Diverse History in the Making

By Rolo, Mark Anthony | Diverse Issues in Higher Education, January 8, 2009 | Go to article overview

Diverse History in the Making


Rolo, Mark Anthony, Diverse Issues in Higher Education


When Dr. Ned Blackhawk steps into the classroom, he never uses the term "discovery" when addressing the history of European contact with the indigenous peoples of this continent--and it's not because he feels the pressure to be politically correct.

"I try not to use the term simply because it is so loaded," Blackhawk says. "I prefer 'encounter', which suggests multiple worlds rather than singular ones. We live in an amazingly diverse world. Our society has always been diverse."

[ILLUSTRATION OMITTED]

The idea of diversity resonates beyond Blackhawk's research and teaching at the University of Wisconsin-Madison. His life has and continues to be informed by diverse views, people and places. In addition to growing up in a multiracial Detroit community, his family made sure to connect Blackhawk to his Western Shoshone tribal roots with summer visits with his grandmother, Eva Charley, in Reno, Nev.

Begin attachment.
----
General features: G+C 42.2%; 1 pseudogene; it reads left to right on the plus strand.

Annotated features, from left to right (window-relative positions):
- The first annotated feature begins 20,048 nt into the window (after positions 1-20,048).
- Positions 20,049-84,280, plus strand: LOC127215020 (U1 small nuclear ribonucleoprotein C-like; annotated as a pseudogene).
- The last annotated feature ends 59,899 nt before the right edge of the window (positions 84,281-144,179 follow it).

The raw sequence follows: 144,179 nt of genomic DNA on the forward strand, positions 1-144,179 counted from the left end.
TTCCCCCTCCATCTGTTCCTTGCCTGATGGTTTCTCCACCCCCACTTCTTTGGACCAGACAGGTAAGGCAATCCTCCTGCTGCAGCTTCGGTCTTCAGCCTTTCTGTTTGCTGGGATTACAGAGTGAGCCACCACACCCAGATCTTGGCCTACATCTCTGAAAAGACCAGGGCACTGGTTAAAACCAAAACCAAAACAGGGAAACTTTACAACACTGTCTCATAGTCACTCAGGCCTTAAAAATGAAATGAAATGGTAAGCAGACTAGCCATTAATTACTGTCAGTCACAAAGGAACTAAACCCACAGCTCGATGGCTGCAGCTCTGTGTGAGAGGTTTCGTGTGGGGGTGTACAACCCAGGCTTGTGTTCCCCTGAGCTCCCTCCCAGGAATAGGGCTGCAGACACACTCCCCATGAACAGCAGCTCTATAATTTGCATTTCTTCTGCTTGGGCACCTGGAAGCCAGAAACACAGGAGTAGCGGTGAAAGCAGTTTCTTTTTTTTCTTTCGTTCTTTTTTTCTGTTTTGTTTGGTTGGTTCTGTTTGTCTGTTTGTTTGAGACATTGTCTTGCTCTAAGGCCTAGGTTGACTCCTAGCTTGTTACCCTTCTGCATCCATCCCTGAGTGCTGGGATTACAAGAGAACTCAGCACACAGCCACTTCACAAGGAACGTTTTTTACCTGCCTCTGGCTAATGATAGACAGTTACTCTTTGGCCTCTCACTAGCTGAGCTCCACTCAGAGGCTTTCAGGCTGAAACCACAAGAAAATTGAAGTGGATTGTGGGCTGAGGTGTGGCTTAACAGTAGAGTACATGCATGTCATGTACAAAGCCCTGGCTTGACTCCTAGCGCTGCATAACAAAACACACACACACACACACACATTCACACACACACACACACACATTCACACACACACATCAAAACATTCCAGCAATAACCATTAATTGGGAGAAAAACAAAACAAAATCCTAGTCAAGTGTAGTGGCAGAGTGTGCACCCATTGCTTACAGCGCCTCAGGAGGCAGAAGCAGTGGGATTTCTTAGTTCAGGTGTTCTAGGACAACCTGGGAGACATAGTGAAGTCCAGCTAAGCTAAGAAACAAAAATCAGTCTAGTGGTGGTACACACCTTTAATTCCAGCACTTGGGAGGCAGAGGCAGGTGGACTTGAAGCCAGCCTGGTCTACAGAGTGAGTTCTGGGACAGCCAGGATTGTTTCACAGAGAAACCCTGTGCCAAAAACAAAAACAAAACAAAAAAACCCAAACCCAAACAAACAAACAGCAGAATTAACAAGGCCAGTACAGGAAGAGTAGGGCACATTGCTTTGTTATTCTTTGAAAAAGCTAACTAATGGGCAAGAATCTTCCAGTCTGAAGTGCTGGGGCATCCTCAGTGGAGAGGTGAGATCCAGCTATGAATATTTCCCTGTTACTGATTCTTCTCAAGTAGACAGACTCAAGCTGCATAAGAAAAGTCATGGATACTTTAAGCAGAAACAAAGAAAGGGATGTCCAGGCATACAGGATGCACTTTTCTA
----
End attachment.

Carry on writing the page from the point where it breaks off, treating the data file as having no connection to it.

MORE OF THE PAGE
During his high school years, he dreamed of traveling, but plans for college needed to come first. Blackhawk's mother graduated from Antioch College in Ohio, and his father was one of the first Native Americans to enter graduate school at the University of Nevada, Reno. However, wanting to make his own way, Blackhawk dropped in on a college campus in Canada.

"I ended up in Montreal at McGill University," he says. "It was one of the craziest and best decisions of my youth. I literally arrived on campus without a place to stay since I had mistakenly assumed that all freshmen received dorm assignments as they did in the United States."

Though he initially set his studies on international relations, Blackhawk found himself drawn closer to history. "Over time I came to see history as a politicized subject, and I became particularly aware of the absence of indigenous people and their history in Canada and the United States," he says.

This issue of indigenous history became a living reality for Blackhawk when two Quebec Mohawk communities resisted the development of a golf course on their ancient burial grounds. …

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